Oct 28, 2022 - Things to Do

Get grabbed, restrained and dragged away at Utah's haunted houses

A woman is dragged through a corridor of Castle of Chaos. Photo courtesy of Castle of Chaos.

Utah haunted houses have added another level to the jump scare: human touch.

What's happening: Most professional haunts are now offering "touch" ticket upgrades.

  • Because just having someone chase you around with a chainsaw isn't scary enough.

How it works: Guests who pay a premium wear a glowing necklace or bracelet that lets actors know they agree to physical contact.

  • Contact can range from taps and elbow grabs to having a bag pulled over your head as you're carried away from your group, or even mimicked torture.

What they're saying: Castle of Chaos owner James Bernard told Axios he began experimenting with "touch" upgrades in 2007 when only one other major haunt in the country was offering it.

  • Customers consistently asked for "more scares, more intensity," Bernard said. "Putting our hands on the customers really changed the intensity more than anything else I could do."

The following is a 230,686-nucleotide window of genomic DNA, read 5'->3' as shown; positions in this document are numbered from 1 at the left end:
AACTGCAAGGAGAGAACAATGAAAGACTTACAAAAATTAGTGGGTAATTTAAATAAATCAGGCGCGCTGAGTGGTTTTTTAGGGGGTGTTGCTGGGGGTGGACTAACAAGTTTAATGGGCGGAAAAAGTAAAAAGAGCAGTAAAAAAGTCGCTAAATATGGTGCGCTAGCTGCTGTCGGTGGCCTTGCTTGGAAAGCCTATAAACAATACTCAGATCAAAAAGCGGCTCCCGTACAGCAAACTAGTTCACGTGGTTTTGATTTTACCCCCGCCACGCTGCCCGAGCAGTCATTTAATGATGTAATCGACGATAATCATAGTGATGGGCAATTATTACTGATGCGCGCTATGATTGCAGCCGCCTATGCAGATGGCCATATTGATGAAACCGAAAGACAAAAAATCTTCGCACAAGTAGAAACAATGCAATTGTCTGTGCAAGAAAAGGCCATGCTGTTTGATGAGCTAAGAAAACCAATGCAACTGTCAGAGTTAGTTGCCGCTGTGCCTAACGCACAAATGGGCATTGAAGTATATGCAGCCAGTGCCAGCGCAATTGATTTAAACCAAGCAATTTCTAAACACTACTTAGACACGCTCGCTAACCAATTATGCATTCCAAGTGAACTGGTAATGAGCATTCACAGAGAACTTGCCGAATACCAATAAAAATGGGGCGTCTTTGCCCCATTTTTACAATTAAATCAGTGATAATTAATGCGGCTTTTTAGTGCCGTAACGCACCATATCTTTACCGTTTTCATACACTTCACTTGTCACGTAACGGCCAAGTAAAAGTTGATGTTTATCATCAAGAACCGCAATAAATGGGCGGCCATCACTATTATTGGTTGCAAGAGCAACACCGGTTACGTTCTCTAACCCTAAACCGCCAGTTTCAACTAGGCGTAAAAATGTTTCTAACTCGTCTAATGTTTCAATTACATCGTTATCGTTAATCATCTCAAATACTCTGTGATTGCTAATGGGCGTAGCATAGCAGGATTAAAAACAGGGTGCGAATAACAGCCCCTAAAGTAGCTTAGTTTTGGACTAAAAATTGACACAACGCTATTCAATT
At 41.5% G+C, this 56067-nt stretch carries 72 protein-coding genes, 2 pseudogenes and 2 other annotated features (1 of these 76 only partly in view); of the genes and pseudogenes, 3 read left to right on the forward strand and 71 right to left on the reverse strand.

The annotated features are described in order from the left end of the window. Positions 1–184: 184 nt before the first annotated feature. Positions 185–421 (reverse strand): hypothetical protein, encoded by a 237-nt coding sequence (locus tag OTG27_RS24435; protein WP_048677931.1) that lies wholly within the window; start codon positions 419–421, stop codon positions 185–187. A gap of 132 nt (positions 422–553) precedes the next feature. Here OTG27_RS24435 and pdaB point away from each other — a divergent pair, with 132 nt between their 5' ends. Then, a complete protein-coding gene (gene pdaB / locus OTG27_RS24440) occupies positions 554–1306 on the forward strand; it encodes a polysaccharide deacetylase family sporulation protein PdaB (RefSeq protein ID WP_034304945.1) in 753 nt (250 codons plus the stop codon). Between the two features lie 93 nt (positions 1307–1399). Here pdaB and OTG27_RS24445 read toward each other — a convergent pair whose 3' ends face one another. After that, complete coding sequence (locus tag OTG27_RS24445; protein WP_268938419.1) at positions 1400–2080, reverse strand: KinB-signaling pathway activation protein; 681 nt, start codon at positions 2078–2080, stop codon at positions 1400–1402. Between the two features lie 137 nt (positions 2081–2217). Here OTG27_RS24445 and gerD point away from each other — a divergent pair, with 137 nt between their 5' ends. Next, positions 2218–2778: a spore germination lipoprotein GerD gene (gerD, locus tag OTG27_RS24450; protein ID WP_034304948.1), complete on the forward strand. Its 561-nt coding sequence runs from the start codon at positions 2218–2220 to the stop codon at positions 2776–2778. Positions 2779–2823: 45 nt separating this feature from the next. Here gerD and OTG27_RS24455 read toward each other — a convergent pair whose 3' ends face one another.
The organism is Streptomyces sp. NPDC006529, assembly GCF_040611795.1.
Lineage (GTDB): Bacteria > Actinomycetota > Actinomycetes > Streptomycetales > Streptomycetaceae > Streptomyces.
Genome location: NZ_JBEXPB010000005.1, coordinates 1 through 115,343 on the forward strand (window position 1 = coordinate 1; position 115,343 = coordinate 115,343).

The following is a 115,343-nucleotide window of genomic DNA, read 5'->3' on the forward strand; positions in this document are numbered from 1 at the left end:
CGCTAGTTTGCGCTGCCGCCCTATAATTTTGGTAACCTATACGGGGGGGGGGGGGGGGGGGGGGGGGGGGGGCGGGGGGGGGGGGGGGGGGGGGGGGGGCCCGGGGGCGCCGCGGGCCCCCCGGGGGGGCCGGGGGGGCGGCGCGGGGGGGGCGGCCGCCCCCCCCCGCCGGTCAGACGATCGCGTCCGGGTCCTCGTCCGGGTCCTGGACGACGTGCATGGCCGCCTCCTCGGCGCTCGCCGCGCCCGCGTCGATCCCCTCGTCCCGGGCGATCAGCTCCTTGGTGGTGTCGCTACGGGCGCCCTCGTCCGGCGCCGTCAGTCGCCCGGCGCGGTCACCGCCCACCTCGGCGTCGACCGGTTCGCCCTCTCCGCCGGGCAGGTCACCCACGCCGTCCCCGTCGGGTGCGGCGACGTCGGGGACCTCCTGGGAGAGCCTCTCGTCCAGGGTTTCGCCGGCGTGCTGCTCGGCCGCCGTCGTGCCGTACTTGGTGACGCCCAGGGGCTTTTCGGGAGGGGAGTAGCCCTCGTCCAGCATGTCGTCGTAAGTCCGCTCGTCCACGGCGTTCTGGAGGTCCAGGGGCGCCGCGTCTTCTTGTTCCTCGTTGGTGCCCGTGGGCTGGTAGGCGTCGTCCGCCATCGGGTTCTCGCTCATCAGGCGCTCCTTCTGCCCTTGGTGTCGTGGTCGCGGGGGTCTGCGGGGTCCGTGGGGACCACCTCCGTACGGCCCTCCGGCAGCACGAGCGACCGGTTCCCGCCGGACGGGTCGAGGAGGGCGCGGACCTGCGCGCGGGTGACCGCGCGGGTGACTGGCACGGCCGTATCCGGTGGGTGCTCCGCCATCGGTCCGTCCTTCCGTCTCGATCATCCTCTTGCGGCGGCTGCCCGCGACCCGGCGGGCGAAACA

• Now Fear Factory and Asylum 49 in Tooele also have touch options.

Threat level: Castle of Chaos offers multiple levels of contact at varying ticket prices, so visitors can match their experience to their fear threshold.

  • A regular ticket is $25, but for another $4, actors could briefly grab your shoulders or leg, or touch your hair. For $7, they might carry you away.
  • A $50 "Level 5" ticket guarantees the most extreme version of every hands-on encounter, and guests are taken (possibly dragged) to extra rooms.

Yes, but: Actors still need a lot of training to read visitors' reactions and dial it back — or even break character — if the participants aren't having fun.

  • At least a year of experience is required for Castle of Chaos actors to touch guests, only longtime staff do the higher levels, and there are training sessions all summer.

The latest: After years of escalating frights, some haunts are focusing on less scary options, Bernard said — a process that began at Castle of Chaos when visitors were literally wetting themselves.

  • "We got too scary," Bernard said. "At first we were like, 'This is great. We're the scariest ever.' And then I went, 'Look, guys, that's really not fun for the person pissing their pants.'"
  • Now visitors can get a "Monsters be gone" ticket, with a wand that cues the cast to act afraid of them — "so you have the power to lower the intensity," Bernard said.

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